DVD & Blu-ray

Nope, not in 3D!!

‘Avatar’ will hit Blu-ray and DVD on Earth Day, April 22
“Avatar” may be the ultimate big-screen experience, but how will it fit into the living rooms of the world?!
That’s the challenge presented to Twentieth Century Fox Home Entertainment, which on Tuesday will announce some unconventional plans for the DVD and Blu-ray release of the highest-grossing film in the history of Hollywood box office.
“Avatar” will hit stores on April 22, and instead of a disc loaded with extras, it will be just the opposite — a lean-and-mean approach with only the movie and a relatively simple menu function, a move made to exploit every bit of disc space for the top-of-the-line audio and video presentation of the film, according to the movie’s producer, Jon Landau.
In fact, according to sources at Fox, “Avatar” will make history as the first Blu-ray new release from a major studio to hit stores without a single trailer or promotional content of any kind.
“We went to Fox and told them that, for this movie, we wanted to do something really special and reach for the best presentation of any film in the history of the format,” Landau said. “This is a movie that has done the unexpected every step of the way. Fox agreed with us and the result is amazing. Everything that is put on a disc takes up room — the menus, the extras, the trailers and studio promotions — and we got rid of all of that so we could give this movie the best picture and sound possible.”
In another unusual wrinkle, “Avatar” will reach shelves on a Thursday as opposed to the traditional Tuesday release day, so it can coincide with Earth Day. Fox is poised to announce a special environmental campaign that will key off of that date and the film’s themes of ecological harmony. Landau and writer-director James Cameron will attend an March 23 press event in West Hollywood where they will discuss the release, the environmental tie-in and plans for a multi-disc “ultimate version” that will follow in November.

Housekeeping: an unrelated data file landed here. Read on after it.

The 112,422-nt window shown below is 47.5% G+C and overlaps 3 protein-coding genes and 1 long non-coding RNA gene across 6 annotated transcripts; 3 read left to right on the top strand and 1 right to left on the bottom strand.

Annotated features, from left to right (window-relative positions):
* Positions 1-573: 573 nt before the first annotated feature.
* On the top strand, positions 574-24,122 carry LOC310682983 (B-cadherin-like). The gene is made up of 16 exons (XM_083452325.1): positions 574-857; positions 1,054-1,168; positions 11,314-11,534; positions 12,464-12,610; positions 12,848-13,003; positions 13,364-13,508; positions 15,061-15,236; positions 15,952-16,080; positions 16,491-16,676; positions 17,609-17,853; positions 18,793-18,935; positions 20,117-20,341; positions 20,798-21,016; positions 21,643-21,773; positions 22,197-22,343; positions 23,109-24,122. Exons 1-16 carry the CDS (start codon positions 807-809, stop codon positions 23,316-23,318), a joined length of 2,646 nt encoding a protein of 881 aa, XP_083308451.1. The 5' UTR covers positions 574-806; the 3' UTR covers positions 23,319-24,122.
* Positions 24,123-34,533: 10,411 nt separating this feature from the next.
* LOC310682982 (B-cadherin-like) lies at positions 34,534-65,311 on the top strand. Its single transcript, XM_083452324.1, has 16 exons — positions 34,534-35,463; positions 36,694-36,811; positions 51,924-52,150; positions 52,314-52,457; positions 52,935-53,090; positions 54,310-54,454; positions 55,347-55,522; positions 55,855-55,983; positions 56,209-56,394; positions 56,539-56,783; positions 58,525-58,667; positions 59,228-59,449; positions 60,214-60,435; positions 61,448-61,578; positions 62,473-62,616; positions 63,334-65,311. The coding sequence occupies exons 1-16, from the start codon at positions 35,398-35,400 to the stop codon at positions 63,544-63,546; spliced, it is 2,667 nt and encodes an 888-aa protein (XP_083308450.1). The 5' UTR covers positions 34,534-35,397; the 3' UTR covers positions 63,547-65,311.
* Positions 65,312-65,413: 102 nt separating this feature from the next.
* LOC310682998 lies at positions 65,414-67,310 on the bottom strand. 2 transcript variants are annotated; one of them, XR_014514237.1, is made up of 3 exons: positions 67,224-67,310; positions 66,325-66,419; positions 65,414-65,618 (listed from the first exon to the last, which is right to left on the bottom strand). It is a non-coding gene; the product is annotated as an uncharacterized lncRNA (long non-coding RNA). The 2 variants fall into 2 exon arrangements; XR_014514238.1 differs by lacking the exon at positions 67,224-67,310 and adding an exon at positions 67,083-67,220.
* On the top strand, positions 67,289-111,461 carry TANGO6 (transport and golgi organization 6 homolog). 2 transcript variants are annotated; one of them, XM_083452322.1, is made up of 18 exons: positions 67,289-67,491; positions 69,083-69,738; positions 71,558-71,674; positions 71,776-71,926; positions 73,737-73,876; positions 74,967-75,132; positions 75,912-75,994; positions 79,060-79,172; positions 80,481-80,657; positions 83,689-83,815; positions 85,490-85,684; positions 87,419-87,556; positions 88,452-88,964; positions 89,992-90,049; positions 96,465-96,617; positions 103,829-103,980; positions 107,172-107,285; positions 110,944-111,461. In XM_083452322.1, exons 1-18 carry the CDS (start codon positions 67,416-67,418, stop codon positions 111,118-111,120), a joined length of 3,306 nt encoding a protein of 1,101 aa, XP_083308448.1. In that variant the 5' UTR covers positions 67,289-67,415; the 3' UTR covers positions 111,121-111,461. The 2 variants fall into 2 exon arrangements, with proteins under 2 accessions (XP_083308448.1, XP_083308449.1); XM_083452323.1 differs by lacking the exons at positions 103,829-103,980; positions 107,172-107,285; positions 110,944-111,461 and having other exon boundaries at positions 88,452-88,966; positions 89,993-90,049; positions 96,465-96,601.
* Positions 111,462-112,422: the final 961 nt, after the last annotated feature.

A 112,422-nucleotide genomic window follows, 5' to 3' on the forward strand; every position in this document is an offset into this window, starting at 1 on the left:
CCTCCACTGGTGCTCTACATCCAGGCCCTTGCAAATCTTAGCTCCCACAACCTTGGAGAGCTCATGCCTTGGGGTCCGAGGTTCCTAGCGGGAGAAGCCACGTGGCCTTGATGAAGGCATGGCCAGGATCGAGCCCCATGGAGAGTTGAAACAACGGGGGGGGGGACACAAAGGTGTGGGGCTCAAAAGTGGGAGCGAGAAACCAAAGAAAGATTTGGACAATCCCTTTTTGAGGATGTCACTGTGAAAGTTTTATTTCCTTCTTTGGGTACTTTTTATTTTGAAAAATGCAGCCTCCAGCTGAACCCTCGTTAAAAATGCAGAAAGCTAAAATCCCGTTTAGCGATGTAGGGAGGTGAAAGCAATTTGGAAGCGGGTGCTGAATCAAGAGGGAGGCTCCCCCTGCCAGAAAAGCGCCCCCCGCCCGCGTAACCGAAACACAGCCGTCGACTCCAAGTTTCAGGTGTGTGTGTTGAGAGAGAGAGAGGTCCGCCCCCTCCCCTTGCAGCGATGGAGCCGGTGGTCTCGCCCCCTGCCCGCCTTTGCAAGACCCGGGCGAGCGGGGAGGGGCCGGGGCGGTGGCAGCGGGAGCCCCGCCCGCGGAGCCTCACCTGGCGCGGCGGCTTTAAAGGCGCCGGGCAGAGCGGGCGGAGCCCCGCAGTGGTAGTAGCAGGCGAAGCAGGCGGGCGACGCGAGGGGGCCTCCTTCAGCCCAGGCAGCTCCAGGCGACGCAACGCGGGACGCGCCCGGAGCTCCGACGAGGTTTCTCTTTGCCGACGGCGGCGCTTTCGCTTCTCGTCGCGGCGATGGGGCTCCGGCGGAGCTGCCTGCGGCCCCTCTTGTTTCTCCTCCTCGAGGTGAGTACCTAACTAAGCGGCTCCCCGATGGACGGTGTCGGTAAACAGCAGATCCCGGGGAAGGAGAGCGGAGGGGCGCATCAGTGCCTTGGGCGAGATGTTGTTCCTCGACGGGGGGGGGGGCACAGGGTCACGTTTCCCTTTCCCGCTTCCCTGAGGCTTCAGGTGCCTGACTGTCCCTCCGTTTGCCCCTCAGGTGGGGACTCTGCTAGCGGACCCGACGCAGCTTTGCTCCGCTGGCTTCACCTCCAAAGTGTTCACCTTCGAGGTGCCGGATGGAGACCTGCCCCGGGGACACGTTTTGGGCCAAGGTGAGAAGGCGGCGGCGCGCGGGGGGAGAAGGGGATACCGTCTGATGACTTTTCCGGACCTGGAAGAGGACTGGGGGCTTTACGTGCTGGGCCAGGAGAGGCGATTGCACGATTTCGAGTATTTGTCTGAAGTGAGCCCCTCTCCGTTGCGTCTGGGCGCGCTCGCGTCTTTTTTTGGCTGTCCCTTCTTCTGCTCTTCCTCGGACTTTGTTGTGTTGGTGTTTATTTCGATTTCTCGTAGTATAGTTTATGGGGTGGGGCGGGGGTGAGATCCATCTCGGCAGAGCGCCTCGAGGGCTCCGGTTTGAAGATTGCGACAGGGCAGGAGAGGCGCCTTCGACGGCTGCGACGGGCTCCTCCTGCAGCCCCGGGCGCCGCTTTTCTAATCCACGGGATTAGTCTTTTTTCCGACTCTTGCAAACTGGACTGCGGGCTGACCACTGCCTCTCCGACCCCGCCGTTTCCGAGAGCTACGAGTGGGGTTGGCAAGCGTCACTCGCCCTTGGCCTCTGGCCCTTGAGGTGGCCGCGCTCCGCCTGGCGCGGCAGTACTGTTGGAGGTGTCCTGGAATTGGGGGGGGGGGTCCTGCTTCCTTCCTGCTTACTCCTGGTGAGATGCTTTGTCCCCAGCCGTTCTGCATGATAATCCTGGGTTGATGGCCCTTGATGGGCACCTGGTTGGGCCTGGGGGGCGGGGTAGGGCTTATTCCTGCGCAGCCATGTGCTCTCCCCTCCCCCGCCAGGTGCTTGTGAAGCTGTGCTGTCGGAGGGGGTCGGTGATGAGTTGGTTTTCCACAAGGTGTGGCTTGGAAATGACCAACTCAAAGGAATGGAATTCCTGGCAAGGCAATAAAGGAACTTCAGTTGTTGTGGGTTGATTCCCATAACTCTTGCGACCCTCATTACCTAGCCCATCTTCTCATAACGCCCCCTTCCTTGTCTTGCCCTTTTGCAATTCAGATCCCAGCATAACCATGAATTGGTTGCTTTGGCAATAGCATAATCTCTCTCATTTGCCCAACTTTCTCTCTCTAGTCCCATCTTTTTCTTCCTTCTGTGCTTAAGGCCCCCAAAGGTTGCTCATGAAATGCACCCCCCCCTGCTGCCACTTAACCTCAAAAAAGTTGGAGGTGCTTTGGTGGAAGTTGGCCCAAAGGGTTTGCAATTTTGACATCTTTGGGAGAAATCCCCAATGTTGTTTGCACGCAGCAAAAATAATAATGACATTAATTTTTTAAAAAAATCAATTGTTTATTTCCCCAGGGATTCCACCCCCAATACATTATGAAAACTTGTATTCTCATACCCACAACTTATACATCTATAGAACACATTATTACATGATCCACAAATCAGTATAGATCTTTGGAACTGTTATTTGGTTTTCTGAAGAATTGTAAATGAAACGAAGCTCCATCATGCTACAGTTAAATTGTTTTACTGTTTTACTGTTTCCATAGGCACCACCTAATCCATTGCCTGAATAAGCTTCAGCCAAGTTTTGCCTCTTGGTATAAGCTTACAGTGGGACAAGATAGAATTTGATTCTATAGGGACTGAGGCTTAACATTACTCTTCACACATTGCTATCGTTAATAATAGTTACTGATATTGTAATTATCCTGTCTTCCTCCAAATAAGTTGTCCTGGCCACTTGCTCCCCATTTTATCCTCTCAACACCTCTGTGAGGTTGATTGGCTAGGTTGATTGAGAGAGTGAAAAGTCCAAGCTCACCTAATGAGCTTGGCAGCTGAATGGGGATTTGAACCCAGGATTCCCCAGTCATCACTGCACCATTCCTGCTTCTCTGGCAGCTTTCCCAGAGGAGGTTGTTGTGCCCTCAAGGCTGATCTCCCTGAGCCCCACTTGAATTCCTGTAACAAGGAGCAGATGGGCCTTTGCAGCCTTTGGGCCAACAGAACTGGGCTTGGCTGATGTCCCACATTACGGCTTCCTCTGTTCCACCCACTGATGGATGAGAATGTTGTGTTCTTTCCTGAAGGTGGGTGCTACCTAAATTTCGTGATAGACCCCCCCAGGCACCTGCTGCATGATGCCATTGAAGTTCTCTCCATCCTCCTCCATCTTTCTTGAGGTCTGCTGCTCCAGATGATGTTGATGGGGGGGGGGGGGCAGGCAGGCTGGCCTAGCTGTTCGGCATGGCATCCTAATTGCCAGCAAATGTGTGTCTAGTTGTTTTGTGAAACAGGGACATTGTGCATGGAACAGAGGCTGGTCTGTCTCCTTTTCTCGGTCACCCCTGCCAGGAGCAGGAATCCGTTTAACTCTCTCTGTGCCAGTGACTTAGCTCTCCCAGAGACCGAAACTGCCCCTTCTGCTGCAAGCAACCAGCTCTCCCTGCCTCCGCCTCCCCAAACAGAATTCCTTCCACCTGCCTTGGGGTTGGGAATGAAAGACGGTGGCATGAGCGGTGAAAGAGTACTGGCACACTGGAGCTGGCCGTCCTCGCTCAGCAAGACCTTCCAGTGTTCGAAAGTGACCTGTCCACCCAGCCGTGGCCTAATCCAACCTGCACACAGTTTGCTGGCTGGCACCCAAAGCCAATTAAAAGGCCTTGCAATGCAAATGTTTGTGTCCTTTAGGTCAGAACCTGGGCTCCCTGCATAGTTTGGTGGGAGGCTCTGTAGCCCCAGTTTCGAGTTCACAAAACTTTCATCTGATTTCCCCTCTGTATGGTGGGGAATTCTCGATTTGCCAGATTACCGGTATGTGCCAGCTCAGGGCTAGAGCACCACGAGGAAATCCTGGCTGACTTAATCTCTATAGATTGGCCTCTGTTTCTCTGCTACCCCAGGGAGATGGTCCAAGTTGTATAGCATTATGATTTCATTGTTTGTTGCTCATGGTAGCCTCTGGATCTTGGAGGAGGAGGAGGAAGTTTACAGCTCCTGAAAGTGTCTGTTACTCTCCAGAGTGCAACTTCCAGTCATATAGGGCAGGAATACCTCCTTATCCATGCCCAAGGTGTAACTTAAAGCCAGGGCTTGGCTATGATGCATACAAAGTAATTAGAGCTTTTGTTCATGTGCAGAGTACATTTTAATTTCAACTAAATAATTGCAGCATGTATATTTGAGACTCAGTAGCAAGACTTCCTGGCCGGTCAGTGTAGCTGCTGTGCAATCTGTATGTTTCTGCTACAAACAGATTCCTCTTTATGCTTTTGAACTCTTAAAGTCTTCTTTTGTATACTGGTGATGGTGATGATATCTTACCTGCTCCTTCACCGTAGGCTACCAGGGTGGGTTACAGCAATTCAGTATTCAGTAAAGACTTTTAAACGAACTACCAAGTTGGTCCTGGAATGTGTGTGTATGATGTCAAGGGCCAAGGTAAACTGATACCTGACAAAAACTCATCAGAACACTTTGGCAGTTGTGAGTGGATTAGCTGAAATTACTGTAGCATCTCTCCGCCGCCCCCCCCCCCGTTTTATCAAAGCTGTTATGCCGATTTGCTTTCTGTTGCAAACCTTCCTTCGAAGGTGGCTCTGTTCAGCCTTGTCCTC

One thing the home-video release won’t be is 3-D. Just as Cameron took years to make “Avatar” while waiting for the technology that lived up to his visual aspiration, the filmmaker is holding back the 3-D-in-the-home version until the nascent marketplace catches up. Reports that the 3-D version will be released later this year are wrong, according to Fox sources.
Nonetheless, Landau said anyone who watches the 2-D home-video version of the film — especially the Blu-ray edition — will be “blown away” by the clarity, color and depth of the image. Typically, the compression sessions that take a theatrical release into the Blu-ray version last two weeks, but for this project the labor stretched out to six weeks.
Consumers will not be getting that hard work for cheap; “Avatar” arrives at retail with premium pricing. For the Earth Day release, the single-disc version of “Avatar” will have a suggested retail price of $29.98 on DVD and $39.99 on Blu-ray. A source at Fox said the “shelf” prices at many retailers will be closer to $19.99 for the DVD and $29.99 for the Blu-ray.
Fox is hoping “Avatar” will make home-video history, rivaling the fastest-selling title ever, “The Dark Knight,” which sold 3 million copies its first day in stores in December 2008 (600,000 of those on Blu-ray). CinemaScore, which has been doing consumer research with the Blu-ray format since October 2008, reports that “purchase intent” among consumers is higher for “Avatar” than any previous title. Also, Fox research suggests that a significant percentage of surveyed moviegoers said they plan to use the arrival of “Avatar” as an impetus to switch to the Blu-ray format.
“Avatar” opened in theaters on Dec. 18 and has grossed $2.6 billion worldwide. Landau said he believes the film will continue to do well at theaters and find a different sort of success on home video. He dismissed the suggestion that the 3-D epic will be cramped in the far smaller 2-D home-theater setting.
“There are details that you can see on the Blu-ray that are just amazing,” Landau said. “And the reason the movie has done so well isn’t because of the 3-D, it’s because of the story and the messages and the imagination. The way I view the Blu-ray is a chance for people to go back to Pandora.”